I’m about to say something radical.
Okay, it may not seem so radical to you but to the people who have known or read me for some time this will be startling.
Schools SHOULD be run as businesses.
I ran a business for almost 20 years so I think I understand some things about how to do it.
The business leaders who complain that schools should be run more like businesses don’t get it.
They don’t get it so much that I don’t understand how they stay in business.
The people who oppose running schools like businesses also don’t get it.
They think that schools run like businesses will be even more like factories than schools are already.
Here’s the problem in a nutshell: the folks talking about running schools believe their customers are their product.
All businesses have at least one product. It may be cars, or widgets or accounting services, whatever.
All businesses that want to stay in business also have customers who buy or rent those products.
It is essential, in business and in the rest of life, that products and customers, both essential for business survival, are not the same thing.
Any smart businessperson will be able to tell the product and the customer apart.
Actually, there are a lot of not-so-smart business people who can also tell you what their products are and who their customers are.
It really isn’t that hard to do.
But, somehow, the people who insist that schools should be run like businesses can’t.
They think their customers are their product. I have no idea who they think their customers are.
The school-as-business advocates cling to an industrial model of school.
This industrial model emerged in the last part of the 19th Century and the early-to-mid parts of the 20th century to teach children who grew up on farms, children who grew up in other countries, and the children who grew up on farms in other countries how to be good, obedient, factory workers.
The industrial model of schools taught and teaches how to be in place at the assigned time, not a big farm skill but essential in industry.
The industrial model teaches how to follow directions, also useful in industry.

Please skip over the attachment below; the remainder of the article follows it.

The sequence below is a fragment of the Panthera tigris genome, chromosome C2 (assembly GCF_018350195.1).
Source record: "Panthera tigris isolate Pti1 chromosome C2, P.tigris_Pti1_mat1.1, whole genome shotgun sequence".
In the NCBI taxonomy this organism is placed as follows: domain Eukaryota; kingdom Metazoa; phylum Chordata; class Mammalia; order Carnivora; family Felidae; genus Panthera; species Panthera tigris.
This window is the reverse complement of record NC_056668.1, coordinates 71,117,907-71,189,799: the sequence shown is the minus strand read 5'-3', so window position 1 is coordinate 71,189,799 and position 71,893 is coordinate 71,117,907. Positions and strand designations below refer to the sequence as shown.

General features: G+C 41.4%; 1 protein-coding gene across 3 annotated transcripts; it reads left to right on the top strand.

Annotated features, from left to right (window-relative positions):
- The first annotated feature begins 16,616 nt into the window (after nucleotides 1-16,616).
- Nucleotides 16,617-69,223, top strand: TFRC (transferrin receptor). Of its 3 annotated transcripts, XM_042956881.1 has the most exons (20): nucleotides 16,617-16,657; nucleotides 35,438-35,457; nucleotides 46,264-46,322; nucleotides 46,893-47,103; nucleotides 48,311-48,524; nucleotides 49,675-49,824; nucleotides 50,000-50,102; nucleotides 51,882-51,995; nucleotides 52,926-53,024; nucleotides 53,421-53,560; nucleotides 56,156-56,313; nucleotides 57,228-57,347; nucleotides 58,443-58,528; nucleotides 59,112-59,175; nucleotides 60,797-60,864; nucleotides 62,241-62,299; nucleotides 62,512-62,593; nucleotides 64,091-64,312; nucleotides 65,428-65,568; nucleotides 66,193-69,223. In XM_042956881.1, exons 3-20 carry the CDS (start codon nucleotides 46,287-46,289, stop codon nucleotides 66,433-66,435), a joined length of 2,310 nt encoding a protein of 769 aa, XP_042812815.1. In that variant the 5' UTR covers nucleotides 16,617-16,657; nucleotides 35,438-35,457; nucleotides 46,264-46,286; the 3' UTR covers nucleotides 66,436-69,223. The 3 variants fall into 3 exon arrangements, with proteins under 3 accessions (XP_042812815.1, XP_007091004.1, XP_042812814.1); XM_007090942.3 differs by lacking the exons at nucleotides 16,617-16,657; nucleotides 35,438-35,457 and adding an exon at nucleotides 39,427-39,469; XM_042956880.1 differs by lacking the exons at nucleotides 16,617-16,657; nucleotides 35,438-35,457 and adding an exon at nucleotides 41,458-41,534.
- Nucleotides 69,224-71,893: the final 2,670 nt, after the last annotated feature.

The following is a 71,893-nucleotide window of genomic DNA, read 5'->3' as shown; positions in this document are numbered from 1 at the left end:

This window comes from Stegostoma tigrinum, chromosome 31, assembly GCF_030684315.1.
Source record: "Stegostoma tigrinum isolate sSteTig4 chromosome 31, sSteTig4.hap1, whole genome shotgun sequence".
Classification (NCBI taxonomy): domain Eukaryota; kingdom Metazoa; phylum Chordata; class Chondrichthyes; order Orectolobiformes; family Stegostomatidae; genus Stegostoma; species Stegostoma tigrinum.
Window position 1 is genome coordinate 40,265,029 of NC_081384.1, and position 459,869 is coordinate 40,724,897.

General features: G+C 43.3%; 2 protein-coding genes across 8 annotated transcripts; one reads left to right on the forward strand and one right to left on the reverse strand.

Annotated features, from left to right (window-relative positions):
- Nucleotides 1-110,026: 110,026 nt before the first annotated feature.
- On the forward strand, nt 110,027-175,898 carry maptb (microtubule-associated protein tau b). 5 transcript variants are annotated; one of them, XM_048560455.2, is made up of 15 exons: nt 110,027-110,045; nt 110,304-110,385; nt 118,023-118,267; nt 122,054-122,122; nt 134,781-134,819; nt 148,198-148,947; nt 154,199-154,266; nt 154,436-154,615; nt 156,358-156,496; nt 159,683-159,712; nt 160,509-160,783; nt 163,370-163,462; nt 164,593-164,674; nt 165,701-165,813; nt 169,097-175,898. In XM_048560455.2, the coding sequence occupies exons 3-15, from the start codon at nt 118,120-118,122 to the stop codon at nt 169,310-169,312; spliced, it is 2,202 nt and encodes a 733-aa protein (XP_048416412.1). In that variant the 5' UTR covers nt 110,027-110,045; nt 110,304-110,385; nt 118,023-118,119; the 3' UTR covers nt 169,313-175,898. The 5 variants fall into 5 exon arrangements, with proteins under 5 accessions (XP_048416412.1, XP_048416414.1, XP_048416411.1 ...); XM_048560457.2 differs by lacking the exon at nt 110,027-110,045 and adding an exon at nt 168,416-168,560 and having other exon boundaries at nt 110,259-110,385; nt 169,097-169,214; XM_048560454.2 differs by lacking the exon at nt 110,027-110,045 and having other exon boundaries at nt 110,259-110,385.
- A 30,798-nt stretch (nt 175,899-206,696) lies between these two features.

The industrial model also teaches how to produce on a rigid schedule, and we all know that assembly lines move on a rigid schedule.
Despite all the talk that schools are bad, they actually are exceedingly good at doing what they were designed to do: take in raw youths and produce compliant, punctual workers.
The problem is that our schools are designed to feed students into the industries that America no longer has.
All those jobs that initially moved to Japan and more recently to China, Vietnam and India not only led to the decline of industrial centers like Detroit, Youngstown, Ohio, and Gary, Indiana, they have led to the obsolescence of the American model of education.
Now there are various efforts to “reform” schools in some way.
Most of these efforts, charter schools and the like, are small adjustments in a model that more and more people say needs a major overhaul at the minimum.
In any case, these charter schools have come into existence to give students, guided by their parents, choices about where to go to school.
Competition, it is claimed, will force public schools to become better.
In other words, public schools, private schools, parochial schools and charter schools are all competing for the same student just like McDonalds, Burger King, Wendy’s and Five Guys are all competing for the same stomach.
Those folks who say schools should be run like businesses still think of the student as their product even though their customer, industry, has fled to the hinterlands and is unlikely to return no matter how compliant the students schools create.
The student who used to be the product of the school system is now the consumer, the customer.
So I think it is now essential to run schools like businesses.
Schools-as-businesses now need to focus on the student, figure out what the student wants, how much of it they want, in what kind of package, and where they want to buy it.
Schools and school systems need to sell themselves to their customers the same way Chevy, Ford and Toyota have to sell to drivers.
Now the problem of keeping students in high school is a marketing and management problem, not a legislative one.
Now creating schools that students want to attend will take more than new packaging and other tweaks.
It will take new products, new formulas and new locations.
This is big.
It’s like the day after Thanksgiving for retailers, now get the customers to come to your school.